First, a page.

Japanese-born artist Jun Kaneko designed 13 kilnformed (fused) windows for the main sanctuary of Temple Har Shalom, the first synagogue in Park City, Utah. Har Shalom, meaning Mountain of Peace, is a reference to the synagogue’s location high in the Utah mountains. Also known as the Ski Shul, Temple Har Shalom’s natural surroundings and Park City’s snowy winters were essential considerations in the design of the work.
While color choice was important, as was leaning heavily on the guidance of the congregation, Kaneko sought congruence with the goals of the new structure’s architect, Alfred Jacoby. Jacoby is a foremost authority on modern Jewish religious architecture and past professor and director of the Dessau Institute of Architecture (in the historic Bauhaus at Anhalt University of Applied Sciences).
Accustomed to designing synagogues in his native Germany, continually addressing the nation's history of tragedy and atrocity through architecture, Jacoby engaged the Park City project as an opportunity to explore a discourse between his work and nature. The results feature high, undulating ceilings that call to the mountains outside, along with an abundance of native woods and natural light. For his part, Kaneko took all this in and then forged forward with colors and visual textures befitting the environment and spiritual needs of the space. According to the congregation’s first rabbi, “The windows have been likened to a tallis – the Jewish prayer shawl … enveloping the congregation in spirituality, warmth and community.”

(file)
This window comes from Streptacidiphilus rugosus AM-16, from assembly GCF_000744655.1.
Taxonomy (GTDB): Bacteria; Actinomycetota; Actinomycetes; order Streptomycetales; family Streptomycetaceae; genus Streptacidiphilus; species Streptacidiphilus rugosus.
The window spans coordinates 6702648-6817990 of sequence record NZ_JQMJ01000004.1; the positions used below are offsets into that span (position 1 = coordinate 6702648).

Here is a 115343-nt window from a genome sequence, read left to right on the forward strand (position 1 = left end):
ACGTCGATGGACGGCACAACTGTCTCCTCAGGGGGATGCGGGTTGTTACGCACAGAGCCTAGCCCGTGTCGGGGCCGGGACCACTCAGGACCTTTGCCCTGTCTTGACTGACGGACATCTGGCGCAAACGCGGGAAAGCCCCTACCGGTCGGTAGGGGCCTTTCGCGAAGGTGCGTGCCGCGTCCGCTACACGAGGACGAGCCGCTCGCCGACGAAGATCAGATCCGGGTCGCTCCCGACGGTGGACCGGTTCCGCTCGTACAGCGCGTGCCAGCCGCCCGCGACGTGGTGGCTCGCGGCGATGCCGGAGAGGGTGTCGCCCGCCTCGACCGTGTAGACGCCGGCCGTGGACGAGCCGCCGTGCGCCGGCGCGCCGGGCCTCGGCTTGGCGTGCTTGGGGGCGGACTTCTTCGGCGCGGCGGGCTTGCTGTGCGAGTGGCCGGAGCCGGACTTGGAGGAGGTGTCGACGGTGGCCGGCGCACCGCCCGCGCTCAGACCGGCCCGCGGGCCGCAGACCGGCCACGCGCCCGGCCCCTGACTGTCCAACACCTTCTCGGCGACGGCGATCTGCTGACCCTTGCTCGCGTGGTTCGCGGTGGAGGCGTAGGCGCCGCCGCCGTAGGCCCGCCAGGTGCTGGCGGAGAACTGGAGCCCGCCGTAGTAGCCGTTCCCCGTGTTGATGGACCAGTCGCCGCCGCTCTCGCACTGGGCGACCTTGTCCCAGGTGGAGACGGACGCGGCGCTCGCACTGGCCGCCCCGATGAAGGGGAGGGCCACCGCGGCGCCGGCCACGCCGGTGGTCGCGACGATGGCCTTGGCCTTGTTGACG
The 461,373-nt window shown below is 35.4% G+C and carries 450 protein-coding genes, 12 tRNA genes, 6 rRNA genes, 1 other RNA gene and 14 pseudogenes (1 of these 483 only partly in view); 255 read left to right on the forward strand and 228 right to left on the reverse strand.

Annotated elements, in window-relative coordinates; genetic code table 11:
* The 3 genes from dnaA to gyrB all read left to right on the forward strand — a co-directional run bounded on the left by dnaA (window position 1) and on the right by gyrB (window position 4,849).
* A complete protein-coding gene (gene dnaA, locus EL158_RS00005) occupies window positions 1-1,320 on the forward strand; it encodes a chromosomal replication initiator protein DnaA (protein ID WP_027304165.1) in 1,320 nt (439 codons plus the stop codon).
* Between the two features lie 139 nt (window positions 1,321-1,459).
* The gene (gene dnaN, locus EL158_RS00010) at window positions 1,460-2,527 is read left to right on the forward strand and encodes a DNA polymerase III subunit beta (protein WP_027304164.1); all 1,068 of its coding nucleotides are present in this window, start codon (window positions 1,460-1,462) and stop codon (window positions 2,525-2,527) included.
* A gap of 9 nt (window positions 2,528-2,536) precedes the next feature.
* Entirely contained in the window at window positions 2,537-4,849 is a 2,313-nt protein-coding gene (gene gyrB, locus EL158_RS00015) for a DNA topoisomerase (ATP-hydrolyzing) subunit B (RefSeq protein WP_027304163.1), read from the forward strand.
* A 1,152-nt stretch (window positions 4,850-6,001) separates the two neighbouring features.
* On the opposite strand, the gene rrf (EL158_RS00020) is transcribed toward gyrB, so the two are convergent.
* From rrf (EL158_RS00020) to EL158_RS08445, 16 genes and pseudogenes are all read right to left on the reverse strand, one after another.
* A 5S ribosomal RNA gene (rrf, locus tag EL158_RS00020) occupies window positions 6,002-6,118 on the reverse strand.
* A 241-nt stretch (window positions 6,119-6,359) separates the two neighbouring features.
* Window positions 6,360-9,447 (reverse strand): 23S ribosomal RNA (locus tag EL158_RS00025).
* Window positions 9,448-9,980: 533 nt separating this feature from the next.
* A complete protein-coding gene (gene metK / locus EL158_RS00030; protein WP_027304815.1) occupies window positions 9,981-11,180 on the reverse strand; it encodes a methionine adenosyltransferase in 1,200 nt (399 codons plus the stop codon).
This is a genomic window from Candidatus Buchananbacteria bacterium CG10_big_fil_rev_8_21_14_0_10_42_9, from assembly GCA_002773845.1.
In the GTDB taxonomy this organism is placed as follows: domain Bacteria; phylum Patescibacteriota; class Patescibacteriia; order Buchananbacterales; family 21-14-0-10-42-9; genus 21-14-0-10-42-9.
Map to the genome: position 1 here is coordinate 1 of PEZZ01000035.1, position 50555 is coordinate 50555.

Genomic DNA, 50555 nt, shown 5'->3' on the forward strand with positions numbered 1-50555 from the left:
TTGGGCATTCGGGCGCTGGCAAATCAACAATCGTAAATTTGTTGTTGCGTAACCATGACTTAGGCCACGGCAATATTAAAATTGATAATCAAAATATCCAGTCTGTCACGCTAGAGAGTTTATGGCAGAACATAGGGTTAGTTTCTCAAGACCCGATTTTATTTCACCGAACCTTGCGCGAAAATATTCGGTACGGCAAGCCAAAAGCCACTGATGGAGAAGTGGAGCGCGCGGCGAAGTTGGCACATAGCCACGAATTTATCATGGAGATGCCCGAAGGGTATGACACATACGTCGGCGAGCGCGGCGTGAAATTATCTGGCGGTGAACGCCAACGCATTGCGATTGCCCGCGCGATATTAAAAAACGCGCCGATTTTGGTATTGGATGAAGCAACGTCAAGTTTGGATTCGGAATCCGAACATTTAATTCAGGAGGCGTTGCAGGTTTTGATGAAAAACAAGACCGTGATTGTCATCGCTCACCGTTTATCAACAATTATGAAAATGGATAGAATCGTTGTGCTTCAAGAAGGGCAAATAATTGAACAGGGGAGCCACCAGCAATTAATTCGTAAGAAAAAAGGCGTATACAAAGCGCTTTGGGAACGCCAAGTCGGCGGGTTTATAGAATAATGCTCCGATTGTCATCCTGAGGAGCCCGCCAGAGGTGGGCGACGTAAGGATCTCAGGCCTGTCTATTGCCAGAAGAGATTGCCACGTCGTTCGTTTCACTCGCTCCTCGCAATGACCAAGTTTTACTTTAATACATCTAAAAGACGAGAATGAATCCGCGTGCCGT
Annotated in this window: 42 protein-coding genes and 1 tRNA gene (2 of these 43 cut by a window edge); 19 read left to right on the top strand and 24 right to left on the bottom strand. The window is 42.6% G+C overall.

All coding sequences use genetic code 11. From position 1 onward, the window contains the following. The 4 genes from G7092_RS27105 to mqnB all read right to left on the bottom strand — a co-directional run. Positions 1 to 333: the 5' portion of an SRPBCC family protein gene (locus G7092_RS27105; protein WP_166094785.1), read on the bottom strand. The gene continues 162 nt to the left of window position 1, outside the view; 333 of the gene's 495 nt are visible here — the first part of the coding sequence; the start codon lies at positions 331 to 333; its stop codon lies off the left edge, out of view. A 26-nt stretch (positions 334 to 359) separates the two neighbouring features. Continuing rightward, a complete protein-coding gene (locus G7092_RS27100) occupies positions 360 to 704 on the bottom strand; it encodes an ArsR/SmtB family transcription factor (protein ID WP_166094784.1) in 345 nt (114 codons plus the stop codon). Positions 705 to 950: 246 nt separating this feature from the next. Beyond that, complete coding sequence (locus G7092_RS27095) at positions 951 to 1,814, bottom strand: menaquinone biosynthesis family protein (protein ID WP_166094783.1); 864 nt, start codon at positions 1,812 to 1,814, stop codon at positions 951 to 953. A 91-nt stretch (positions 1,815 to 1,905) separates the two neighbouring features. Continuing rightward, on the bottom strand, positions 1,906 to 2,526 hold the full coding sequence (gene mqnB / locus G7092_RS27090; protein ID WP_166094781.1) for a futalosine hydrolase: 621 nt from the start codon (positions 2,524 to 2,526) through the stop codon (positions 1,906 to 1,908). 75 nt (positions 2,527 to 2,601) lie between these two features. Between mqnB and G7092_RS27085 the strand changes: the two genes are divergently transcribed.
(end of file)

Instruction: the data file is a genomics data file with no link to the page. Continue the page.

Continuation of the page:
For the making of these windows, comprised of 713 square feet of colored glass, Kaneko provided detailed, pane-by-pane specifications for Bullseye Studio’s fabrication team to follow, included the hand placement of 159,120 1mm threads of glass, known as stringer, onto base layers of ½” clear glass. The work is composed of 468 fused glass panes arranged into larger panels that make a central window measuring 30’ high x 25’ wide and 12 side windows, each 13’ 5” high x 1’ 3” wide. All fused glass panels were placed to the inside of the building’s exterior windows and therefore were not required to function as part of the building envelope.
Learn more at: https://studio.bullseyeglass.com/projects/temple-har-shalom/